Monkeypox spreads in different ways. The virus can spread from person to person through direct contact with the infectious rash, scabs, or body fluids. It can also be spread by respiratory secretions during prolonged face-to-face contact (3+ hours), or during intimate physical contact, such as kissing, cuddling, or sex. Being vaccinated is a way to prevent Monkeypox by up to 85%. See our vaccination calculator to find on what date you will receive maximum immunity. If you are exposed to Monkeypox and receive the vaccine within 4 days, there is a lower chance of transmission. If you are vaccinated 4-14 days after exposure, it may not prevent transmission but it can reduce symptoms of monkeypox. It is still possible to get Monkeypox after being vaccinated so continue to take precautions even if vaccinated.


Due to the limited supply of the Monkeypox vaccine (MPV), the CDC has indicated you should consider getting vaccinated if:

  • You are HIV positive.
  • You are immunocompromised.
  • You are a man who has sex with men.
  • You identify as transgender and/or non-binary.
  • Are on PrEP or qualify for PrEP (qualifications vary by clinic).
  • Have had more than one sexual/intimate partners in the last 90 days.
  • Have had casual or sexual contact with someone with a diagnosis of Monkeypox. This includes members of your immediate household.

There are limited supplies of the Monkeypox vaccination, and priority is given to those most at risk.

The full vaccination process requires two shots, a month apart. The vaccination (JYNNEOS) will be given intradermally (under the skin). This is different than a flu shot or COVID-19 vaccine which are given intramuscularly (in the muscle).

Where to Get Vaccinated


Saint Paul:

Saint Louis Park:


Saint Cloud:


Visit Monkeypox Vaccine Locator for more locations! You may also request vaccination through your primary medical providers at HealthPartners, Allina, Sanford and Fairview health systems but your particular location may not have it readily available so make sure to check with your provider before scheduling.

Call us at 612-424-2231 if you need coaching in what to say to your providers.

Intradermal Vs. Subcutaneous Vaccination

On August 9th, 2022 the FDA issued an emergency use authorization to begin giving the Monkeypox vaccine (JYNNEOS) intradermally for people ages 18+ who do not have a history of keloid scarring.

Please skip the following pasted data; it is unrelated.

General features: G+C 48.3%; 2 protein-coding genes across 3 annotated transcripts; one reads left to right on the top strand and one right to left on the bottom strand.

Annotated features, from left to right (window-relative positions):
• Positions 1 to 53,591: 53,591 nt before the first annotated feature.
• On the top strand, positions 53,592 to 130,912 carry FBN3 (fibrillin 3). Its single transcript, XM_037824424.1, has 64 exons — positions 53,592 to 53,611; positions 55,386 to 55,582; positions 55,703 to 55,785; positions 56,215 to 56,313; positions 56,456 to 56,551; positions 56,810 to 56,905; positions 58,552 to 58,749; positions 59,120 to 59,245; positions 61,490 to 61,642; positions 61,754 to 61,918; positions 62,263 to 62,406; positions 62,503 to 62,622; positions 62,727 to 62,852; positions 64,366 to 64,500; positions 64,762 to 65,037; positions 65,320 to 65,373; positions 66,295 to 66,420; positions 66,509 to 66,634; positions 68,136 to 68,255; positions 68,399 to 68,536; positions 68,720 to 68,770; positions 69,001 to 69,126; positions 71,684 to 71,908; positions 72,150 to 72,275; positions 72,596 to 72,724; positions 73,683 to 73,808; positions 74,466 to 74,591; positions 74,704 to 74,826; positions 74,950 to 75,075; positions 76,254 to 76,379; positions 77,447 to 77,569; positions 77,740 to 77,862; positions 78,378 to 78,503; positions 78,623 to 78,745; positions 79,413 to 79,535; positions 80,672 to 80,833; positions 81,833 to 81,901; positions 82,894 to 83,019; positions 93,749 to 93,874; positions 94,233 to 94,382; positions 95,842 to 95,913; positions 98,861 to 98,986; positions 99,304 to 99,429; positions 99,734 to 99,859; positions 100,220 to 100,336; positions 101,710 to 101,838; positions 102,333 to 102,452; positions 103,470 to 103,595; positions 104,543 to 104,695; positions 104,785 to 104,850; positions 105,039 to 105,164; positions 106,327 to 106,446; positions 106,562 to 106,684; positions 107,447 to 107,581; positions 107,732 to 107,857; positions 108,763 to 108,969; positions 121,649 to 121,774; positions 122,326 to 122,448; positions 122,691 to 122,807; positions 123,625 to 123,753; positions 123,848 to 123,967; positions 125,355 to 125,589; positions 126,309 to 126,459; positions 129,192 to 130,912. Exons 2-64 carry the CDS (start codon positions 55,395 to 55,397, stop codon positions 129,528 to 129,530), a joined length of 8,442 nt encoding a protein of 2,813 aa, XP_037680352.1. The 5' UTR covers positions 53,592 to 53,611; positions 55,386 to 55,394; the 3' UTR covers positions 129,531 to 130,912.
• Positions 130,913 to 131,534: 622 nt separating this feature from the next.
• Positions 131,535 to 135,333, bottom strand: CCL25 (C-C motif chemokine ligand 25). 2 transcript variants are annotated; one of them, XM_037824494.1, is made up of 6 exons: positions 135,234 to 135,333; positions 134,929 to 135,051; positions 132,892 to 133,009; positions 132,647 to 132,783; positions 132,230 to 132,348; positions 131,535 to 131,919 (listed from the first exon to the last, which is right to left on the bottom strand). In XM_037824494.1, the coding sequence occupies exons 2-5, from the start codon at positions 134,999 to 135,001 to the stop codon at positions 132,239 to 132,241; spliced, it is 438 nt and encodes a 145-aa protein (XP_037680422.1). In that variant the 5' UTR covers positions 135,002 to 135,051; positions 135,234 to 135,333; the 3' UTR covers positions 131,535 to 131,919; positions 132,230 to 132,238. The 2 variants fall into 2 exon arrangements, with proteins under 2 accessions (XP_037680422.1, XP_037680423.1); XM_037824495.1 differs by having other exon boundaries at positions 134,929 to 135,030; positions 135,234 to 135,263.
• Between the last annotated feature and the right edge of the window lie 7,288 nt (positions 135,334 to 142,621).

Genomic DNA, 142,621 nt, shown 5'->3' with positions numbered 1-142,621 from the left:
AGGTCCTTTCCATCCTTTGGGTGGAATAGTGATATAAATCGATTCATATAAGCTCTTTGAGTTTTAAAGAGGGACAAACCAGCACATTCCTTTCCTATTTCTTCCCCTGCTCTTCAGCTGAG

What is the difference between intradermal and subcutaneous vaccination?

  • Intradermal: A shallow injection that is injected just under the skin. It will create a bump (sometimes called a “wheal”) under the skin which indicates the injection was successful. The bump may cause some mild irritation or redness but will resolve. Don’t mess with or put pressure on the bump and allow it to heal on its own.
  • Subcutaneous: An injection that is injected into the fat layer, deeper than an intradermal injection but not as deep as an intramuscular (in the muscle) injection. Can be injected in the fat in the back of the arm or less commonly in the fat on the stomach. May also cause mild irritation and redness that will heal on its own.

Why did the FDA choose to switch Monkeypox vaccination to intradermal injections?

  • When administrating an intradermal injection, the “dose” is still the same as a subcutaneous injection but has a lower volume/amount used while still being effective. This allows for more people to get vaccinated since less volume is being used per person.
  • Skin has more immune-building cells so it has a quicker immune response as opposed to fatty tissue. Your skin is used to responding quickly and efficiently to heal cuts/abrasions/etc so when the vaccine is given under the skin, the immune building cells don’t need as much vaccine to build a response.

If I received a subcutaneous injection for my first vaccine will I get an intradermal injection instead for my second dose?

  • Yes, you will receive an intradermal injection for your second dose even if you had it done subcutaneously the first time. You’ll get the same level of protection after a second dose with either route of administration but in order to allow for more community-members to be vaccinated we have switched to intradermal injection.

Last updated 10/11/22.